Case Study

Pleating Artifact: A Mimicker of Spasm, Clot and Dissection

Irfan Muhammad FCPS (Cardiology), Assistant Professor, Interventional Cardiology, Malik Faisal Iftekhar Resident (FCPS Cardiology), Department of Cardiology, PGMI LRH, Peshawar, Pakistan

Irfan Muhammad FCPS (Cardiology), Assistant Professor, Interventional Cardiology, Malik Faisal Iftekhar Resident (FCPS Cardiology), Department of Cardiology, PGMI LRH, Peshawar, Pakistan

This article received a double-blind review from members of the Cath Lab Digest Editorial Board.

Dr. Irfan Muhammad can be contacted at Dr. Malik Faisal Iftekhar can be contacted at

Note: This case has accompanying video.

Case report

A 72-year-old man presented with angina functional class II with ongoing guideline-directed medical therapy. There were dynamic ST and T changes in the inferior leads. Coronary angiography showed a serpentine right coronary artery (RCA) with a discrete 70% stenosis in the mid portion of the vessel (Figures 1-2). 

The patient was planned for angioplasty of the mid RCA. A Judkins right guiding catheter was used to engage the RCA. A PT Graphix wire (Boston Scientific) was selected to cross the lesion. While advancing the stent (an Integrity 2.75mm x 18mm stent, Medtronic), a test injection showed spasm and a filling defect in the proximal RCA. Moreover, the tortuosity was straightened upon crossing with the wire and stent (Figure 3). The patient was asymptomatic, with no ECG or hemodynamic warnings. Nitroglycerin was of no help to relieve the “spasm”. The stent was withdrawn to the catheter, with some relief in the spasm, but the filling defects still existed and the vessel did not regain its serpentine curves (Figure 4). The wire was partially withdrawn. The spasm relieved with no filling defect and the vessel returned to its previous serpentine shape (Figure 5). The stent was positioned with much difficulty, because the straightened, pleated artery could not be matched to the serpentine artery in the reference image. The severity of the lesion can be judged from the “waist” in the stent during deployment (Figure 6). The stent was fully deployed at 10 atm with no waist (Figure 7). Post stent deployment, the wire was withdrawn partially. The spasm and filling defects vanished, with the restoration of the baseline curvatures in the RCA (Figure 8). Final appearance after the complete withdrawal of the PT Graphix wire showed normal curvatures of the RCA and no artifact (Figure 9).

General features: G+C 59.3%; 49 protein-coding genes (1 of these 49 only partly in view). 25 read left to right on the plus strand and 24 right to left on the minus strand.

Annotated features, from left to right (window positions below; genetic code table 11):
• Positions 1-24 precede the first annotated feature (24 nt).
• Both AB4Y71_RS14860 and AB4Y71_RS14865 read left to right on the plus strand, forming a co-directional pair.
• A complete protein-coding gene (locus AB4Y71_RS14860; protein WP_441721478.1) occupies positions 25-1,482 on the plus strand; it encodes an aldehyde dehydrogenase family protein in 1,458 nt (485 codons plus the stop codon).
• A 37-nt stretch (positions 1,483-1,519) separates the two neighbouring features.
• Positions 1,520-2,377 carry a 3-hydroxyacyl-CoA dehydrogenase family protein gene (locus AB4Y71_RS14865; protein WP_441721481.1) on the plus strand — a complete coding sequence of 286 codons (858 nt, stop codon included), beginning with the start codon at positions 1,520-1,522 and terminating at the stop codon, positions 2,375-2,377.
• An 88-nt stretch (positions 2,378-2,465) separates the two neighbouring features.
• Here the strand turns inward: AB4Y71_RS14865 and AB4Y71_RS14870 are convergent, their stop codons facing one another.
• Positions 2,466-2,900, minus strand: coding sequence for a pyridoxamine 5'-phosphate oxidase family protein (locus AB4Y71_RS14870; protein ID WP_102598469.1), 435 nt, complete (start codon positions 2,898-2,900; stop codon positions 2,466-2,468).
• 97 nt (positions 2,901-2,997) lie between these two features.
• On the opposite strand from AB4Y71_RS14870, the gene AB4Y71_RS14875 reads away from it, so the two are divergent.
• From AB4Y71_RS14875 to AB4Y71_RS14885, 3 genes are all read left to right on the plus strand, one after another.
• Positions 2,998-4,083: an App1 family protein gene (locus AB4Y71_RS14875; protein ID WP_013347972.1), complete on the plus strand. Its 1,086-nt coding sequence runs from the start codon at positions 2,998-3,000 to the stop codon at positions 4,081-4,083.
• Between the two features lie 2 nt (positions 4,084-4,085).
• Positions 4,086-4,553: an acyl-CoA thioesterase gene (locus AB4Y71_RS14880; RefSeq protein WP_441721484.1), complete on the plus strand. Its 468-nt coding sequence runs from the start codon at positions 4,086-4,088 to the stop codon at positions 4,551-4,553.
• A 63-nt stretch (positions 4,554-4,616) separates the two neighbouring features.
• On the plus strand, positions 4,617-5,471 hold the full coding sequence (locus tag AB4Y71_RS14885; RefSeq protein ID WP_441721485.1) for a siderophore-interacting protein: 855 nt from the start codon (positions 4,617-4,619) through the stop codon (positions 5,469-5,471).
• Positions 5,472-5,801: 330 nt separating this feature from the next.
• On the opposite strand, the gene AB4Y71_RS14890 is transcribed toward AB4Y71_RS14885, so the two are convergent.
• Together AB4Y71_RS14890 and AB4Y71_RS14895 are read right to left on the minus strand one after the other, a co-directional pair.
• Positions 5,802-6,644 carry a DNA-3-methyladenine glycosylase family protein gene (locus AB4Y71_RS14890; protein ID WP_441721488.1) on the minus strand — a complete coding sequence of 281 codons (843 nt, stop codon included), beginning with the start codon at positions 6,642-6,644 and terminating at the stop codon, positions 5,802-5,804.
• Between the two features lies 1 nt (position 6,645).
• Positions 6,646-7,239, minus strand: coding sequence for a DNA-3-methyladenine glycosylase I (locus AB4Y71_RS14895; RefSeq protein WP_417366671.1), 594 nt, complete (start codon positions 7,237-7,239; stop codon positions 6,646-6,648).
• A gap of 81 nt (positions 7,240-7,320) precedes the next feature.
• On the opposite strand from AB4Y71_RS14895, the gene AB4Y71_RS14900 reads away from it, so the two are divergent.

In a tortuous artery, the guide wire at times does not conform to the curves in the artery. Instead, the artery conforms to the straighter guide wire by getting enfolded (pleated). The folds in the lumen cause narrowing of the lumen with filling defects mimicking spasm and clots, respectively. At times, the dye stains between the folds, giving the appearance of dissection. Nitroglycerin is ineffective to relieve the spasm. Patients usually tolerate these changes well. These artifacts usually occur at arterial segments away from the segment being treated. All changes disappear on partial or complete withdrawal of the guide wire, and curvatures in the artery are restored. Positioning the stent in this case was quite difficult, because the lesion in the straightened artery could not be matched with the reference serpentine artery. Intravascular ultrasound (IVUS) or better, optical computed tomography (OCT), would have been far more helpful in positioning the stent (had these technologies been available). The wire was withdrawn and the artery regained its curvatures. The stent was positioned with reference to the proximal radio-opaque part of the PT Graphix wire. Pleating is in no way similar to volvulus, as volvulus would mean twisting of the artery around a pedicle and wiring, if at all, will untwist, rather than causing volvulus. Moreover, volvulus will be catastrophic due to acute total occlusion. In telescoping, intusseption, or invagination, the proximal part of the artery would go with the wire into the distal part. This was not the case here, because when the wire was crossed across the tortuosities into the distal RCA, the artery retained its serpentine curves. When the wire was advanced into posterior descending artery, the artery was straightened and pleated in a jerk-like fashion (we wish we could record that beautiful phenomenon). We could find only one case report where pleating occurred in the left main coronary artery and circumflex artery during PCI on the circumflex.1


  1. Degirmencioglu A, Zencirci E, Karakus G. “Pleating artifact” in circumflex and left main coronary arteries resembling dissection during PCI. Cath Lab Digest. 2013 Oct; 21(10). Available online at Accessed September 23, 2015.